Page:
The staff consisted of an editor-in-chief, who was the general and responsible manager of the paper.  Under him were five assistants, who were at the head of as many principal departments.  Politics was handled by ten men thoroughly competent to discuss questions of state.  The policy of the paper was independent.  It was partisan only in that it was liberal, devoted to progress, and opposed to any retrograde policy in Japanese civilization.  At the time of the article, it supported the government as it was organized, and when it took occasion to differ, it did so with dignified and logical criticism, and not with the hysterical effusions that appeared in the “yellow” journals that had developed in Japan as elsewhere.  Because of that scholarly and dignified character, Jiji-Shimpo wielded a great influence and its voice was potent in shaping and controlling public opinion.  The paper emphasized its commercial department and a staff of trained men looked after that part of the news.  A foreign department of three editors cared for the cable and telegraph dispatches and kept in close and intelligent touch with international affairs.  Domestic new was gathered by correspondents in every city and important town of the empire, sifted, and arranged by two editors.  Twenty men composed the city staff and, like the American press, covered the local news of Tokyo, a city of more than two million people.  A literary editor and two assistants prepared every Thursday a four-page supplement, covering the literary life and product not only of Japan, but of the world.  An art department had four special writers; there were two staff photographers and a caricaturist whose work was original and attractive.  An Osaka department, made up of five men and women journalists, looked after a special edition printed each day and localized for that city of a million people.  In addition, the paper issued a juvenile magazine called Shonew, with a circulation of seventy-five thousand, designed for the children of Japan.  The Jiji had a circulation of about one hundred and ten thousand.

The Jiji was an eight-page paper, with generally a two-page insert, slightly smaller in format than American papers.  In common with all Oriental languages, Japanese was written and printed right to left, and the title, therefore, was in the upper right-hand corner of what would be for Americans the eighth page.  The lines of print were vertical and read from top to bottom and from right to left.  Each article was in a small square surrounded by a border.  Typesetting was a tedious and laborious piece of the business, though the many hands employed made it rapid enough to meet the need.  Japanese was printed in two sets of characters – the borrowed Chinese, which were ideographic, each representing a word or group of words; and side by side with those characters, in their vertical line, ran the translation or explanation in the indigenous grass characters, a sort of phonetic or stenographic script easily read and understood by the common and uneducated people.  When an article or editorial was ready in manuscript, it was sent first to the ideographic composing-room, where it was divided into “takes” and given to Chinese compositors.  The room was filled with closely set racks, containing the thousands of varieties of ideographic type.  Each compositor went from rack to rack looking for the character required.  To remember the character for which he was searching, he sang it over and over until it was found.  When the article was finished, it was placed in a sort of galley, tied together and sent to the real compositors, who untied it and proceeded with a pair of tweezers to place the small grass type beside the ideographic characters.  That work required an accurate and exact knowledge of orthography and language, and also, general information in regard to the subjects discussed, that the multi-meaning characters may be interpreted.  The type thus completed was proved, the proof carefully read and corrected and taken then to the imposing stones where it went into the makeup of the paper.  All typesetting was of necessity hand work, as the peculiar character of the language precluded the use of a linotype.  Stereotyping and presswork were on the lines of Western presses down to the folding and counting.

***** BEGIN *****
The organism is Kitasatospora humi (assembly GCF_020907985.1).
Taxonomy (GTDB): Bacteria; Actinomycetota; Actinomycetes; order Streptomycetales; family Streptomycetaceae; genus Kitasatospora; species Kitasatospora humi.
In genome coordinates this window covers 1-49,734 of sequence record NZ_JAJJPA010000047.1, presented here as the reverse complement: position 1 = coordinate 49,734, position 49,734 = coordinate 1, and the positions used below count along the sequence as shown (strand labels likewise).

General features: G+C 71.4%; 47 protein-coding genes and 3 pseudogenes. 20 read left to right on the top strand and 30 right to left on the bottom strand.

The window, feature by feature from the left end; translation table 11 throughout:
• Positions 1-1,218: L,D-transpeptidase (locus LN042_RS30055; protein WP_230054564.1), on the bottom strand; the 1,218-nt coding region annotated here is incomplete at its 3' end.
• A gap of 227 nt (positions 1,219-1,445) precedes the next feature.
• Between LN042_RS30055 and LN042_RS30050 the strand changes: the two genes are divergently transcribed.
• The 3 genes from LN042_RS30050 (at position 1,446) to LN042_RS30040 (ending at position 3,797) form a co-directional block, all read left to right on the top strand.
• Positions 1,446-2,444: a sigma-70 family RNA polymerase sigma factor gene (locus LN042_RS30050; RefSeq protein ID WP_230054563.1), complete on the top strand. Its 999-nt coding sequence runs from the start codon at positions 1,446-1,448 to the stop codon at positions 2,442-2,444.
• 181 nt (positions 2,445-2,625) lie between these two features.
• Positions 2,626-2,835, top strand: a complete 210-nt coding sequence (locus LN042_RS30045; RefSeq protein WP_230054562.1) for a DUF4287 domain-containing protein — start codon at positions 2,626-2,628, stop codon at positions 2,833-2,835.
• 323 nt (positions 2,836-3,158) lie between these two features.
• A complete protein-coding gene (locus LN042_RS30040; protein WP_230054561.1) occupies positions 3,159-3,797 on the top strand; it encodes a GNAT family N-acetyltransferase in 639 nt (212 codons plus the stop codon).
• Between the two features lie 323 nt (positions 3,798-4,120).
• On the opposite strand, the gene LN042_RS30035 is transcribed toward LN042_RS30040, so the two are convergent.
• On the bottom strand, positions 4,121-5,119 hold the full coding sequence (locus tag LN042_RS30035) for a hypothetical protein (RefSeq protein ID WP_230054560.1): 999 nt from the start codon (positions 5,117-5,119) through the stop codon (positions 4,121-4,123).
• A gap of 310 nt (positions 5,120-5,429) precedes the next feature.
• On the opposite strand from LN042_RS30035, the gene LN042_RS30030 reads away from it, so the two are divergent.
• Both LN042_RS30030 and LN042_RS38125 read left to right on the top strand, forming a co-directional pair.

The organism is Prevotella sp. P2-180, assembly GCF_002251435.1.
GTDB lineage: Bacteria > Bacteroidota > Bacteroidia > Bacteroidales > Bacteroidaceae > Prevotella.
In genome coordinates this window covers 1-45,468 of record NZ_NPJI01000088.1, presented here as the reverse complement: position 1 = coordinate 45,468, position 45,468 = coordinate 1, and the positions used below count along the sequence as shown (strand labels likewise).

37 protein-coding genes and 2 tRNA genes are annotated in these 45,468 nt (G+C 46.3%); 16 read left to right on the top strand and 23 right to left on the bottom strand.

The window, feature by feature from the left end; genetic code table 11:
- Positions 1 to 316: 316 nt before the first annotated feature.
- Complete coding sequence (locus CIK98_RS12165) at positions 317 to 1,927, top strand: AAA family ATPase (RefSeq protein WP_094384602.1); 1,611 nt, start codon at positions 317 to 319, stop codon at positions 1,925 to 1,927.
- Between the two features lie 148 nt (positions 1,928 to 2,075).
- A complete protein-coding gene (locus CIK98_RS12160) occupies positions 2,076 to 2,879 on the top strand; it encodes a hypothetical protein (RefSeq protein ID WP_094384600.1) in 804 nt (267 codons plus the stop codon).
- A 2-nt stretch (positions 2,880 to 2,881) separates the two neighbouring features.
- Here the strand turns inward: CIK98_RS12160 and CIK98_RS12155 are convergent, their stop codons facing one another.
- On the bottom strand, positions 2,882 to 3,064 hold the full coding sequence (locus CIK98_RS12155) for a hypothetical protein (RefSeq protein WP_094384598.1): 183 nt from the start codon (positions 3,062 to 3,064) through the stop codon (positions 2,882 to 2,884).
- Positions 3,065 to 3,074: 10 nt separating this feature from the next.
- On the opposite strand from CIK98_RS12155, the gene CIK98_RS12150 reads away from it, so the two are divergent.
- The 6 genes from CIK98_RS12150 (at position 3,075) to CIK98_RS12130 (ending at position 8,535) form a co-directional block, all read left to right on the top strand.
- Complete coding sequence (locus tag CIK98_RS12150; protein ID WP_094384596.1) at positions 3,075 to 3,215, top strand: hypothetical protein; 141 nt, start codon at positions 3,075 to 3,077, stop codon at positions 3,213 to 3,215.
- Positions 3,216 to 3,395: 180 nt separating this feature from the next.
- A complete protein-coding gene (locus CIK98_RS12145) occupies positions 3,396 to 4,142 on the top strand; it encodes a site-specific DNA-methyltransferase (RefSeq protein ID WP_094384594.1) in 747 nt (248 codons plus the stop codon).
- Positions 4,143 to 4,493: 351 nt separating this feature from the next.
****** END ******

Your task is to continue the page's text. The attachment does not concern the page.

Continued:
The day’s work was similar to those of America.  The editorial department began activities about eleven in the morning and its work was completed by five in the afternoon.  The typesetters were at work by eight.  The business offices were opened from ten to ten.  The first edition was on the press by eight, in order that it might catch the night trains for provincial circulation.  The city edition went to press at 1 a. m.  Advertising rates were comparatively cheap, and the subscription rate was only fifty sen per month (25 cents).  Before the World War, the Jiji paid its editor-in-chief three hundred yen a month (S150).  Considering the cost of living, that was the equivalent to more than double the amount in America.  The assistant editors received two hundred yen; a good reporter one hundred; and an average one from fifty to seventy-five.  Chinese compositors were paid five dollars a week; and the phonetic compositors from ten to fifteen.  Stereotypers and pressmen were paid from five to eight dollars a week.  Since the war all wages had advanced about 50 percent.  The paper had a staff of correspondents in most of capitals of the world – Washington, London, Paris, Berlin, Vienna, and in each of the great cities of the Orient.  It used cables and telegraphs, regardless of cost, like the average western paper.  Any great event, wherever it occurred, would, within a few hours of happening, throw an army of shrill-voiced newsboys on the street, crying “Gogwai! Gogwai!” “Extra! Extra!”  The photographs of the offices of Jiji-Shimpo, made for Dr. Green, through the courtesy of the editor-in-chief, by the staff photographer, were of unique and vivid interest, and told in a graphic way the story of the making of a Japanese newspaper.



Tom Wilson